Molecular linkage maps of disease-related genes in the Japanese pear cultivars ‘Kinchaku’ and ‘Kosui’ with RAPD markers were constructed. Using the pseudotestcross method, two separate maps were constructed from the segregation data of 82 F1 individuals. The linkage map for ‘Kinchaku’ consisted of 120 loci in 18 linkage groups spanning 768cM, while that for ‘Kosui’ contained 78 loci in 22 linkage groups extending over 508cM. The resistance allele of pear scab and the susceptibility allele of black spot were mapped in different linkage groups in ‘Kinchaku’. Compared with the reports on apple genome mapping, we estimated that these maps covered at least about a half of the total pear genome.
Genetic and nucleotide sequence studies were performed on a new variant of soybean Kunitz trypsin inhibitor (SKTI) detected in wild soybean (Glycine soja) and showing a slightly slower electrophoretic mobility than the Tia type. The segregation analysis of SKTI bands in F2 seeds from crosses of the new variant type with Tia or Tib type showed that the variant type is controlled by an allele codominant to Tia and Tib at an SKTI locus. Nucleotide sequence analysis showed that this variant has 217 amino acids composed of 181 amino acid residues of mature SKTI and extra 25 and 11 amino acids at N- and C-terminal regions, respectively. This sequence was identical to that of Tia (=KTi3), except that a G→A transitional mutation occurred at position 500 of Tia, which results in the translational change from Arg to Lys. The result of isoelectric forcusing-PAGE coincided with this change. In addition, three nucleotides GCT were inserted at the N-terminus, which leads to an Ala addition in the precursor of this SKTI protein. From these results, we propose the genetic symbol Tie for the new variant of SKTI.
To identify the chromosomal regions controlling cool-temperature tolerance (CT) at booting stage of rice (Oryza sativa L.), we performed quantitative trait locus (QTL) analysis with doubled-haploid lines (DHLs). We constructed a linkage map with 135 restriction fragment length polymorphism (RFLP) markers and 34 random amplified polymorphic DNA (RAPD) markers using 212 DHLs derived from crosses between two cultivars, Akihikari (moderately cool-temperature susceptible) and Koshihikari (cool-temperature tolerant). Both parental cultivars belong to the temperate japonica group. The degree of tolerance of each DHL was measured as the degree of sterility in the field with a running cold-water system. Three QTLs were mapped one each to chromosomes 1, 7, and 11. The QTL with the largest effect, qCT-7, was mapped to chromosome 7 and explained 22.1% of the total phenotypic variation. The other two QTLs, qCT-1 and qCT-11, explained approximately 5% each. For all of the QTLs, alleles from Koshihikari increased the degree of CT. We also mapped QTLs for heading date and culm length, which are thought to affect CT.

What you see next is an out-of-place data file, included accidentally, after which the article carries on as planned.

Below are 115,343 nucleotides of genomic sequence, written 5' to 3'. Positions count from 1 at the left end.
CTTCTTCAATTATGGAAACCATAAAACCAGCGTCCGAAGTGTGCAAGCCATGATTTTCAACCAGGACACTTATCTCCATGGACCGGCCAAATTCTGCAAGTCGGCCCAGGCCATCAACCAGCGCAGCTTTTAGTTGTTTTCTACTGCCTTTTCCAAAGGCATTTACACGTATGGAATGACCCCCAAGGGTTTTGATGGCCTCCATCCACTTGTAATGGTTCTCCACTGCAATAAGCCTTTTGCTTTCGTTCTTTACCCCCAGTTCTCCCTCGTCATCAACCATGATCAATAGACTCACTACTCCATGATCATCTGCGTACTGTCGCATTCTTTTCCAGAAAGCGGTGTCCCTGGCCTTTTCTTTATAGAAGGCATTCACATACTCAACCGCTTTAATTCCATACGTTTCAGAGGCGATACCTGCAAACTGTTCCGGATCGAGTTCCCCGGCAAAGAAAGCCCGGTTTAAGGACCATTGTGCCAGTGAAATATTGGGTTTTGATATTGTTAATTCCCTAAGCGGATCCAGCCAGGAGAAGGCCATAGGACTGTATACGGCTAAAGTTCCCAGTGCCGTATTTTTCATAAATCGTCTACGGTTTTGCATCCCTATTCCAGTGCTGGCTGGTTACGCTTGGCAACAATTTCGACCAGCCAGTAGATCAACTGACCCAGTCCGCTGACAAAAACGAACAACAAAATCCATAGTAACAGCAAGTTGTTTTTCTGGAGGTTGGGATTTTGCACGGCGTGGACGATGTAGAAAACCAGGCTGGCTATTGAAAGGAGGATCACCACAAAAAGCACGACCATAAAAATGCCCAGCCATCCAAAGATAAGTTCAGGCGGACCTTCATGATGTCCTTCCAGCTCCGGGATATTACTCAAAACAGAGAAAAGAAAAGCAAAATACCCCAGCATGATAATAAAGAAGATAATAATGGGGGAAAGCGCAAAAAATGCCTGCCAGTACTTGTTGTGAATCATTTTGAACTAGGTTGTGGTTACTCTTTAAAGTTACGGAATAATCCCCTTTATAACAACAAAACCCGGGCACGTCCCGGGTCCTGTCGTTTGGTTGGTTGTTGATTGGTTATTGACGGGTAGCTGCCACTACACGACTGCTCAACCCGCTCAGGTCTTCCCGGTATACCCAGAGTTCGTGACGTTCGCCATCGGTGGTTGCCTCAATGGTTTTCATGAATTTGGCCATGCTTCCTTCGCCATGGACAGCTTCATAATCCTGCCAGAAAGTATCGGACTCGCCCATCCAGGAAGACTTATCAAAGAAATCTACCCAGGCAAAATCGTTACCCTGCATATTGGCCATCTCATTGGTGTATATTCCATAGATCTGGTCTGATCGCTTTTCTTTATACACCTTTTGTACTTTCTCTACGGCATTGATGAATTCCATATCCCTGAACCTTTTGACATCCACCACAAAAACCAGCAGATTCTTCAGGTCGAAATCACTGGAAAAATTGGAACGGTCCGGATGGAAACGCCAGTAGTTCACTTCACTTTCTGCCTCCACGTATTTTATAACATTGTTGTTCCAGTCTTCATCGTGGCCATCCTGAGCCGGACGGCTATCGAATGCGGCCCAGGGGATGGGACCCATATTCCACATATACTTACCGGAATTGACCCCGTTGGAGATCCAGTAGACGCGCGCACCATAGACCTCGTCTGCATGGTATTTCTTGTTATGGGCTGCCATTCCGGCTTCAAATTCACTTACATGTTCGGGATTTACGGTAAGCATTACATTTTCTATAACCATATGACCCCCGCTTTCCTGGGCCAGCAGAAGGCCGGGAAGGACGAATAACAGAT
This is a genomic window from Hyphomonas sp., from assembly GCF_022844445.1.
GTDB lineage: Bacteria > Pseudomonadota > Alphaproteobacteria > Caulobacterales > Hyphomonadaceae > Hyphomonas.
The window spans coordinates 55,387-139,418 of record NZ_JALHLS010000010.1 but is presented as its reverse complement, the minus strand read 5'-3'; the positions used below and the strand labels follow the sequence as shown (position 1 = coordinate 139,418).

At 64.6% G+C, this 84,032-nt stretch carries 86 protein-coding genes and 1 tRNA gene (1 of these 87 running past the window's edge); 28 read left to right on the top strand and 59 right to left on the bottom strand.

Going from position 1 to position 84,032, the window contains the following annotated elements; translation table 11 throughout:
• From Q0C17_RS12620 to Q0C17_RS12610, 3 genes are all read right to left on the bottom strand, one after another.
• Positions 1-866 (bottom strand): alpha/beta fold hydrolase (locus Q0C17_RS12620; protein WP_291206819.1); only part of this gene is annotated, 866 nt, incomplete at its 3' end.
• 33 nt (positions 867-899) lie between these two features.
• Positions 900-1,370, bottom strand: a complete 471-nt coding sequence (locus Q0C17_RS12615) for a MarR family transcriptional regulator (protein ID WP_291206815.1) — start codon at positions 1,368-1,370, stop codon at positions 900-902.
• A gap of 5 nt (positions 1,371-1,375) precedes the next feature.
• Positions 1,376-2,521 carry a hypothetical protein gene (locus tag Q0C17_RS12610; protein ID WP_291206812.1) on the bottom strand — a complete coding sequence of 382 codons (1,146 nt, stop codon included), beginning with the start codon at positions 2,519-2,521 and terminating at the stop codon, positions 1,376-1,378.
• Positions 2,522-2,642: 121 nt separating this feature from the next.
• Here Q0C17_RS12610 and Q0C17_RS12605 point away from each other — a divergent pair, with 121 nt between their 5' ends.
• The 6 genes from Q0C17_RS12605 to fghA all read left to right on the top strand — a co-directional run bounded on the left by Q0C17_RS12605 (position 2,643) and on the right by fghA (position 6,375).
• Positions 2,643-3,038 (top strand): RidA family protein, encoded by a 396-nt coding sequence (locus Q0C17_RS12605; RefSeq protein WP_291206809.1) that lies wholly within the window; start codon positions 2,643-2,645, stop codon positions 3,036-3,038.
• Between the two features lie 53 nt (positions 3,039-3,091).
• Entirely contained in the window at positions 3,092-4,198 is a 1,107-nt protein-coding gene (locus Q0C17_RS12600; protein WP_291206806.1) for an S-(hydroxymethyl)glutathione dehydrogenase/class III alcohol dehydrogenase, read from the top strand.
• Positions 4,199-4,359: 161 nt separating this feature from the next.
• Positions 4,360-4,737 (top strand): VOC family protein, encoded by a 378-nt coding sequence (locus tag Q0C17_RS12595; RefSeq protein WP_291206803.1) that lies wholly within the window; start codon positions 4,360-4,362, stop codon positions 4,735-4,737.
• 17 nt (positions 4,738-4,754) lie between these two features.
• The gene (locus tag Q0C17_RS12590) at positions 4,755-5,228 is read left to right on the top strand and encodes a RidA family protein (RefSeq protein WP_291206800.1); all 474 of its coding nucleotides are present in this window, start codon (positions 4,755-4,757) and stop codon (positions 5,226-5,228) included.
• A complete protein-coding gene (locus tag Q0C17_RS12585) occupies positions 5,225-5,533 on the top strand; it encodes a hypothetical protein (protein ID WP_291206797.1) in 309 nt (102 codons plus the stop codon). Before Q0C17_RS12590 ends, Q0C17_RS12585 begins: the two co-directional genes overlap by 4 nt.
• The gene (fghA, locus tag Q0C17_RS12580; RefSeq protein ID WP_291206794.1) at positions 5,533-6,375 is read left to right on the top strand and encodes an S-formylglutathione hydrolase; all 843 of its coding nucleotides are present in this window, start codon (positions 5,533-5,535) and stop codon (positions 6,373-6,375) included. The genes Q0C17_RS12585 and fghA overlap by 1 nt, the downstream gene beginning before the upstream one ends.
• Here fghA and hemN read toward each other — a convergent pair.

A wild barley, Hordeum vulgare L. ssp. spontaneum (C. Koch.) Thell. (syn. H. spontaneum C. Koch.) is considered to be the progenitor of cultivated barley (H. vulgare L. ssp. vulgare). A complete set of Triticum aestivum L. cv. ‘Shinchunaga’-H. spontaneum OUH602 whole chromosome addition lines, and 5 telosomic addition lines were developed. Chromosome constitutions of the addition lines were confirmed by C-banding and genomic in situ hybridization. Addition lines for the entire 1H chromosome and its long arm are only available as monosomic and monotelosomic additions, respectively, because of sterility. All other lines were recovered as disomic or ditelosomic additions. Self-sterile monosomic 1H and monotelosomic 1HL addition lines can be reproduced by backcrossing the plants having simultaneous addition of the long arm of barley chromosome 6H, because the plants with such chromosome constitutions recover partial female fertility. In general, the phenotypic alternations observed in each of the wheat-H. spontaneum OUH602 addition lines were similar to those previously noted in the corresponding lines of the ‘Chinese Spring’ wheat-‘Betzes’ barley addition series and the primary trisomic series of the H. spontaneum accession OUH602. Monotelosomic 1HL addition and ditelosomic 1HS addition are especialy valuable for unequivocal chromosome arm localization of barley genes and markers clustered around the centromeric region of 1H. The utility of the wheat-H. spontaneum addition lines is discussed.